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Hello, forex buddies! Tomorrow (September 1, 12:30 pm GMT) is gonna be another U.S. non-farm payrolls (NFP) Friday, which means that the Greenback will very likely get a volatility infusion. That also means that it’s time for another edition of my classic NFP Event Preview.

What happened last time?

  • July non-farm payrolls: 209K vs. 180K expected
  • June non-farm payrolls: upgraded from 222K to 231K (+9K)
  • May non-farm payrolls: downgraded from 152K to 145K (-7K)
  • Average hourly earnings m/m: 0.3% as expected vs. 0.2% previous
  • Jobless rate: downtick to 4.3% as expected vs. 4.4% previous
  • Labor force participation rate: 62.9% vs 62.8% previous

In my previous NFP Preview, I noted that the available leading indicators at the time were pointing to stronger jobs growth in July.

However, I also pointed out that the consensus was for jobs growth to slow down, which is in-line with historical data, since jobs growth in July has been historically weaker compared to June.

I reconciled these two conflicting data by concluding that jobs growth likely slowed but that probability is likely more skewed towards an upside surprise, given the available leading indicators.

As it turns out, that conclusion was right since the July NFP report printed an upside surprise for jobs growth. To be more specific, the U.S. economy generated 209K non-farm jobs in July, which is more than the 180K consensus.

At the same time, the historical tendency of slower jobs growth in July was affirmed because the 209K increase in July was still weaker compared to the 231K increase in June.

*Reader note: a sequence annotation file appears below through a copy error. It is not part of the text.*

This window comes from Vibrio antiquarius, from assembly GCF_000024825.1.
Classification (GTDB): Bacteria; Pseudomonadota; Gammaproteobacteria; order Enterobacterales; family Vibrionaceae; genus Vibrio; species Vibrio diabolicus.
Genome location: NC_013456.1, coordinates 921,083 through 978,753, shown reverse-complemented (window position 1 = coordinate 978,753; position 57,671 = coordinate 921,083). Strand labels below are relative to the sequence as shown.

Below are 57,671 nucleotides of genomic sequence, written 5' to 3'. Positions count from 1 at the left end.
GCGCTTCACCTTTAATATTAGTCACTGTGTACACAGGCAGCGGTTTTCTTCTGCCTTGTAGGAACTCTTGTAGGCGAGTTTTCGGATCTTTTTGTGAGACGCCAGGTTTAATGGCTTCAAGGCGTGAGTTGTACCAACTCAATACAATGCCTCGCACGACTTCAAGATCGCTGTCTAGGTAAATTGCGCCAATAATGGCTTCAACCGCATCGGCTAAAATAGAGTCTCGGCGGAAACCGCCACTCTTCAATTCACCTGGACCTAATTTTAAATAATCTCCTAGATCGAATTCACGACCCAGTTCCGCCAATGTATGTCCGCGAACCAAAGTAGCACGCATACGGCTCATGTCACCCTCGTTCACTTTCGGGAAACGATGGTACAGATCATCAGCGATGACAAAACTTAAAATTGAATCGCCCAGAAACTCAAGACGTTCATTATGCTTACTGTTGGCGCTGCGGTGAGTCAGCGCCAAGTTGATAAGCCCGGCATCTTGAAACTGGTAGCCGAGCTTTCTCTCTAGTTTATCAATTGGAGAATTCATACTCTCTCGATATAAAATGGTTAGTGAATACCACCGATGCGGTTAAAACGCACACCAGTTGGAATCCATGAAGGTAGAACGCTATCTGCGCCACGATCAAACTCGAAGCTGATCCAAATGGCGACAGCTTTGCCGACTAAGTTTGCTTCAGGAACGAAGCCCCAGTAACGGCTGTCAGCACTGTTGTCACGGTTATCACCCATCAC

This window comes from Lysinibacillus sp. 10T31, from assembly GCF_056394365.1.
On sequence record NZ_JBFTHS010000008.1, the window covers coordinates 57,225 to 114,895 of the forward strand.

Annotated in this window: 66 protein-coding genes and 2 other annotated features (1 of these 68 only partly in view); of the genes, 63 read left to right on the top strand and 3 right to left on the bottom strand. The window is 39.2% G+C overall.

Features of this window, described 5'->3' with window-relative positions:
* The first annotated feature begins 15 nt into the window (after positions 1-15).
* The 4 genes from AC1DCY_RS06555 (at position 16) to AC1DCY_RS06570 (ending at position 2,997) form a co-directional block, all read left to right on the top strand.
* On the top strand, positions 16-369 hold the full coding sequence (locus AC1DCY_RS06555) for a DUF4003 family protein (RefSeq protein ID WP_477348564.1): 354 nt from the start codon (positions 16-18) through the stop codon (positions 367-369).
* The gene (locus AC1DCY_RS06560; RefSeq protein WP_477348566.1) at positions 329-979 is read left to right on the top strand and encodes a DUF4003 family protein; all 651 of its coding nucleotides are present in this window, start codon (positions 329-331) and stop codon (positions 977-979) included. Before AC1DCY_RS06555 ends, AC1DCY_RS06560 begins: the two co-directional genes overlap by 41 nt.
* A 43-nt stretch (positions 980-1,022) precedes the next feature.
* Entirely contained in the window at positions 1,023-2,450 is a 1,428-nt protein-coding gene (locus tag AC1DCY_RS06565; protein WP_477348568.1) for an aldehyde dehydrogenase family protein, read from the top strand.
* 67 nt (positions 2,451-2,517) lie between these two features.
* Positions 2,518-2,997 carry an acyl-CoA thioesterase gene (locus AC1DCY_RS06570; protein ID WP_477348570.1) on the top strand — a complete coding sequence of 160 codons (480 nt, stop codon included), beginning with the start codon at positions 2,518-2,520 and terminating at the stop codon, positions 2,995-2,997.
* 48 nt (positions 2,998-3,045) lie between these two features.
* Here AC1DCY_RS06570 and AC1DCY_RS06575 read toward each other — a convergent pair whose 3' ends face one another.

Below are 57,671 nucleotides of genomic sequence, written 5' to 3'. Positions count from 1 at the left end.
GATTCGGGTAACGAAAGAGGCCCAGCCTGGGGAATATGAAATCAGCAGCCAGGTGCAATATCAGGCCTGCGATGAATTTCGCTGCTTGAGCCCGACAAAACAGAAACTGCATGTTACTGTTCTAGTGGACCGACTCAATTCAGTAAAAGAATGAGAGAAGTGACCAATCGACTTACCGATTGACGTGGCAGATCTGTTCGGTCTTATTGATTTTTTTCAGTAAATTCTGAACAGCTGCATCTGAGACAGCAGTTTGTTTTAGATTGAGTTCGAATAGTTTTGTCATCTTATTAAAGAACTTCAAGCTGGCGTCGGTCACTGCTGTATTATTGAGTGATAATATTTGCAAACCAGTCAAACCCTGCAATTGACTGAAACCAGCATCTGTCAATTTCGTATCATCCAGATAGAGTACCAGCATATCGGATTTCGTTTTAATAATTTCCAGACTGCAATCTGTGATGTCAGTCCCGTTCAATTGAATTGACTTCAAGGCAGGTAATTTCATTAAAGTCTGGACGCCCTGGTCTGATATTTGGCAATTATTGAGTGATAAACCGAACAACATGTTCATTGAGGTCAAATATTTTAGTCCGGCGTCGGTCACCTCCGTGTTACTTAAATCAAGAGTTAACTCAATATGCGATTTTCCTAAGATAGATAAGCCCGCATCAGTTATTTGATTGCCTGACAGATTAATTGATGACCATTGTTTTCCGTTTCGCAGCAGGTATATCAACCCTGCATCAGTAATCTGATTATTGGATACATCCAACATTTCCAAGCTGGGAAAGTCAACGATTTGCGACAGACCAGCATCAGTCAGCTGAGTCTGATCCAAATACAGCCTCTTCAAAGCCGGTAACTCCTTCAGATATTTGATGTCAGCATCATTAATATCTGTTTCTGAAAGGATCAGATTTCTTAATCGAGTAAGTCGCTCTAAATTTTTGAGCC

Speaking of jobs growth in June, June’s reading was actually upgraded from +222K to 231K. Unfortunately, the reading for May was revised lower from +152K to +145K. Still, that’s a net gain of 2K jobs, so employment still increased at a slightly faster pace than originally estimated, which is good.

As for the other labor market indicators, the jobless rate improved from 4.4% to 4.3% as expected. And it was a healthy downtick since the labor force participation rate in July actually climbed to a three-month high of 62.9% even as the number of unemployed Americans fell from 601K to 775K.

Average hourly earnings, meanwhile, increased by 0.3% as expected. Although a more precise reading yields +0.34%, so wage growth was actually a bit faster-than-expected.

Overall, the July NFP report was pretty great, which is why Greenback bulls immediately went on the offensive and bid the Greenback higher.

Overlay of USD Pairs: 15-Minute Forex Chart
Overlay of USD Pairs: 15-Minute Forex Chart

What can we expect this time?

  • Non-farm payrolls: 180K vs. 209K previous
  • Jobless rate: steadt at 4.3% expected
  • Average hourly earnings m/m: 0.2% expected vs. 0.3% previous

For this Friday’s August NFP report, the general consensus among economists is that around 180K non-farm jobs were generated during the August period.

This is smaller increase compared to July’s 209K increase in non-farm jobs, so there’s also a consensus that jobs growth slowed further in August.

The jobless rate, meanwhile, is expected to hold steady 4.3%. As for wage growth, average hourly earnings is expected to grow by 0.2%, which is a slightly weaker increase compared to the 0.3% rise reported during the July period.